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The Influence of Viral Factors on Long-term Nonprogressing HIV

Posted Oct 22 2008 4:32pm
The progression of HIV infection varies from one individual to another. Although “the median time from infection to development of AIDS is 8 to 10 years,” some individuals, known as long-term nonprogressors, fail to develop AIDS after infection with HIV (Hogan and Hammer, 2001). These individuals have been identified on various continents, and include persons with various types of exposure, such as commercial sex workers, hemophiliacs who have received HIV positive blood during transfusions, infants born to seropositive mothers, health care professionals accidentally infected by needlestick, intravenous drug users, and sexual partners of known HIV positive individuals (Zhu et al., 2002). Despite prolonged periods of HIV infection, long-term nonprogressors “remain asymptomatic and have normal CD4 cell counts and low or undetectable viral loads,” (Hogan and Hammer, 2001). The existence of long-term nonprogressors indicates the possibility of a natural immunity to HIV (Haynes et al., 1996). Though current research suggests a broad range of potential viral and host factors that may influence progression rates, further investigation is necessary to clarify the roles of each of these factors and elucidate how this knowledge can be applied to the therapeutic development of vaccines (Hogan and Hammer, 2001). This podcast will focus solely on the influence of viral factors.
Research has indicated that certain characteristics of the HIV-1 virus may affect transmission and progression rates. These factors include viral tropism, viral escape, viral attenuation, and viral subtype. Two variants of viral tropism have been identified for the HIV-1 virus, which are macrophage-tropic (M tropic) and T-cell-tropic (T-tropic). Early HIV infection usually results from M-tropic strains. As the virus mutates, its phenotype may change, resulting in a T-tropic strain, which is known to increase the rate of T-cell depletion. The progression from one tropism to the other has been associated with increased pathogenicity and progressive disease (Connor and Ho, 1994).
Another factor that has been linked to disease progression is viral escape from immune response. Viral escape may result from mutations that arise in the gag, pol, and env genes, allowing the virus to elude intense cell-mediated and humoral immune response (Hogan and Hammer, 2001). Additionally, attenuated HIV-1 viruses have been linked with slowed progression of AIDS infection. More specifically, a group of individuals infected with a strain of HIV-1 with a deletion in the nef gene have been identified. When discovered, all eight individuals infected with this strand of HIV-1 appeared to have nonprogressive infection. Upon tracking these individuals, however, the disease reflects slowed progression (Learmont et al., 1992). Further investigation into attenuated strains may present methods that can be used to delay progression of HIV-1 and prolong the lives of infected individuals.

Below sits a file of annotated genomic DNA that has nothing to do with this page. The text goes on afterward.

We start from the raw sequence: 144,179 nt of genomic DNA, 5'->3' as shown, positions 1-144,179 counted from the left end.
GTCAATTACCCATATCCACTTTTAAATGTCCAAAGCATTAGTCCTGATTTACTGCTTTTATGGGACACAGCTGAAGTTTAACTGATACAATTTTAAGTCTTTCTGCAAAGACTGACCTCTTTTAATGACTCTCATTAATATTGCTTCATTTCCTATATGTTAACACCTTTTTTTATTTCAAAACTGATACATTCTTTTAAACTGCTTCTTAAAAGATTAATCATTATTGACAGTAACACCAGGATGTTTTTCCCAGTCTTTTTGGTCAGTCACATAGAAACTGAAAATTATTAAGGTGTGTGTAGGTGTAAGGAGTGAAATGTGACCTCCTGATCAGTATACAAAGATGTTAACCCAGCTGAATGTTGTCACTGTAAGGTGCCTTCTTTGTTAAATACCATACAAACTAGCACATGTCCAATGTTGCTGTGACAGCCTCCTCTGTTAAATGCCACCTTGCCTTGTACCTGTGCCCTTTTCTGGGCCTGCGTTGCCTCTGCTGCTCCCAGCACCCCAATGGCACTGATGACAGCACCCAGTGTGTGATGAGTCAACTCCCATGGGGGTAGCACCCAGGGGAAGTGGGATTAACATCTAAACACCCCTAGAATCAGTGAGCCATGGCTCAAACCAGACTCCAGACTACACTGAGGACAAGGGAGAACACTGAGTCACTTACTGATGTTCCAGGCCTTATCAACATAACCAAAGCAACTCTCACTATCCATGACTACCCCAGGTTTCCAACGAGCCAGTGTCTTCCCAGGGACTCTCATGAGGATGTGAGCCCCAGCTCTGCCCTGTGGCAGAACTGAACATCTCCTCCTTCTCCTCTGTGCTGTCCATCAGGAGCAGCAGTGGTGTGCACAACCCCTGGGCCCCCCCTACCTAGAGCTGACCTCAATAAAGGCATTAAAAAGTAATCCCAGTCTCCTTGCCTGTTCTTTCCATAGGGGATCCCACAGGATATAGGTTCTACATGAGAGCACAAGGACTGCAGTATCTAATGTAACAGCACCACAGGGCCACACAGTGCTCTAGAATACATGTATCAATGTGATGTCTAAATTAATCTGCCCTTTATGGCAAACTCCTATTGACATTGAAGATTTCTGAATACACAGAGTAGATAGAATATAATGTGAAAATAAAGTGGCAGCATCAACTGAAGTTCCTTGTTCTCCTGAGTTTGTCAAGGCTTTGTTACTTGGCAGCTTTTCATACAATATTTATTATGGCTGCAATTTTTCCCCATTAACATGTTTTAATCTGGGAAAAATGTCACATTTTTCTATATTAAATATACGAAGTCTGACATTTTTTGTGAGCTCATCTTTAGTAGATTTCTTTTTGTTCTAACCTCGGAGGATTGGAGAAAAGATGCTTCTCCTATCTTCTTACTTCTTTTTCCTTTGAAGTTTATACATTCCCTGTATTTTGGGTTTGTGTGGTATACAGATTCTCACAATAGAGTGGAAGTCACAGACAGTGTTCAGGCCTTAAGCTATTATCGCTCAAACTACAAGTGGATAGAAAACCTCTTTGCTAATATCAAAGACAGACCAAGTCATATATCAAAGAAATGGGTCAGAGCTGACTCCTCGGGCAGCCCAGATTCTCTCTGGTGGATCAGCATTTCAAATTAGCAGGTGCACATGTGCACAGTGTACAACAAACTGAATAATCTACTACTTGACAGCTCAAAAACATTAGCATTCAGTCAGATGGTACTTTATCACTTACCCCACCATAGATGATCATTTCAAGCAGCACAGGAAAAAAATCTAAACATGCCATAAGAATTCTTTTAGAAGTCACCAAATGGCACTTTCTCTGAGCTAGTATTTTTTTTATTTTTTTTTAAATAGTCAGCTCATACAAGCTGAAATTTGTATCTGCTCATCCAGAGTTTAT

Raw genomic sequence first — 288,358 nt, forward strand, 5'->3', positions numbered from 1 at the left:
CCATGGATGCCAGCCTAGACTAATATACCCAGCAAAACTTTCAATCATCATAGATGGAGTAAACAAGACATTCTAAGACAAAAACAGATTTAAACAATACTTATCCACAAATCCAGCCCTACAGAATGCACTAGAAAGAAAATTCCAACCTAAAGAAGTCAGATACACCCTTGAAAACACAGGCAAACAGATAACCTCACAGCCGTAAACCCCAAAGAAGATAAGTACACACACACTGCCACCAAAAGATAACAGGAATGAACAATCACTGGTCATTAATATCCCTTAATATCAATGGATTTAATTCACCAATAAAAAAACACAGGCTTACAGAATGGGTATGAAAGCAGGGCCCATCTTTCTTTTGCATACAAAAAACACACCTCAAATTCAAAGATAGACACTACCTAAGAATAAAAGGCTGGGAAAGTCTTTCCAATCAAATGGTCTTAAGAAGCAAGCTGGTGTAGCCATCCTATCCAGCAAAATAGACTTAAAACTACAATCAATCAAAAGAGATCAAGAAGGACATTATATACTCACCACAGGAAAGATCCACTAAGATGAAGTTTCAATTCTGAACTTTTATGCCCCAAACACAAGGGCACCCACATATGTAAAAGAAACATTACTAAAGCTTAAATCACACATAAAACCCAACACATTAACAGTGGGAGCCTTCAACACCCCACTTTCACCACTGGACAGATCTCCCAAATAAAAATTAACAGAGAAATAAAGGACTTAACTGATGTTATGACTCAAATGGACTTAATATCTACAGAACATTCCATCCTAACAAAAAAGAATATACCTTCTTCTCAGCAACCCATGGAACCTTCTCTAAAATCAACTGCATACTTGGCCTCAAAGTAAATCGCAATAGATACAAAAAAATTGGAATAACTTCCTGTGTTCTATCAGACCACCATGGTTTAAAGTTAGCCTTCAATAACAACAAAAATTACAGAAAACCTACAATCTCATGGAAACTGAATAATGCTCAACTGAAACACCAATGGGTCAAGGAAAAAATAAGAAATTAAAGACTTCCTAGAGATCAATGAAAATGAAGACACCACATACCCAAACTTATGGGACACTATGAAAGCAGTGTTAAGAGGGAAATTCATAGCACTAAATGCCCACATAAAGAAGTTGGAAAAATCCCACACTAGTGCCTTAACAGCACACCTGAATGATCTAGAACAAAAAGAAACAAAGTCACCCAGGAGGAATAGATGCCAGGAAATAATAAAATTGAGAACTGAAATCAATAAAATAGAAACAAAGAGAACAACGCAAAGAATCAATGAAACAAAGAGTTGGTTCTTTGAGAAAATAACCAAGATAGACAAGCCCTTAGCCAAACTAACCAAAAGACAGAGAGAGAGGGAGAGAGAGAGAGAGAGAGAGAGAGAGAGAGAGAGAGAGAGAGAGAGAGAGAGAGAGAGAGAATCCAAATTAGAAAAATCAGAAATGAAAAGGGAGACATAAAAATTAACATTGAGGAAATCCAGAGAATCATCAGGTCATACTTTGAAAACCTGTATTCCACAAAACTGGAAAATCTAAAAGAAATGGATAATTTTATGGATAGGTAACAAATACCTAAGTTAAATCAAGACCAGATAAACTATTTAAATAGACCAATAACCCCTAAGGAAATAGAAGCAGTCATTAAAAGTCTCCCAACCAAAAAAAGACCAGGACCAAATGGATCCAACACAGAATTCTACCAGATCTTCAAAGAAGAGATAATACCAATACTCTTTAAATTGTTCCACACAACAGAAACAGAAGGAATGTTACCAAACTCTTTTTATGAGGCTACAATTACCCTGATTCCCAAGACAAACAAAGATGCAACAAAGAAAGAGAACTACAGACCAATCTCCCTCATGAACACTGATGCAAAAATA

Finally, individuals with different viral subtypes may experience slowed or enhanced disease progression. Epidemiologic studies seeking differences between subtypes are difficult and often inconclusive. However, there is evidence suggesting that HIV-2, a related human retrovirus, is less virulent and less infective, supporting the notion that HIV subtypes may have differential risks associated with transmission and pathogenicity (Marlink et al., 1994).
Although the role of viral factors has not led to conclusive evidence that slows the progression HIV infection to the development of AIDS, continued research of the virus and host may clarify key features of the disease that may aid in the development of vaccines or treatments that induce individuals to acquire the mutations that long-term nonprogressors have obtained naturally (Hammer and Hogan, 2001).

Thanks for listening. I'm Christie Brough.

References
Connor, R.I. and Ho, D.D. (1994). Human immunodeficiency virus type 1 variants with increased replicative capacity develop during the asymptomatic stage before disease progression. Journal of Virology 68:4400-4408.

Haynes, B.F., Pantaleo, G., and Fauci, A.S. (1996). Toward and understanding of the correlates of protective immunity to HIV infection. Science 271:324-328.

Hogan, C.M. and Hammer, S.M. (2001). Host determinants in HIV infection and disease (Part 1: Cellular and humoral immune responses). Annals of Internal Medicine 134:761-776.

Learmont, J., Tindall, B., Evans, L., Cunningham, A., Cunningham, P., Wells, J., et al. (1992). Long-term symptomless HIV-1 infection in recipients of blood products from a single donor. Lancet 340:863-867.

Marlink, R., Kanki, P., Thior, I., Travers, K., Eisen, G., Siby, T., et al. (1992). Reduced rate of disease development after HIV-2 infection as compared to HIV-1. Science 265:1587-1590.

Zhu, T., Corey, L., Hwangbo, Y., Lee, J.M., Learn, G.H., Mullins, J.I., and McElrath, M.J. (2003). Persistence of extraordinarily low levels of genetically homogeneous human immunodeficiency virus type 1 in exposed seronegative individuals. Journal of Virology 77:6108-6116.
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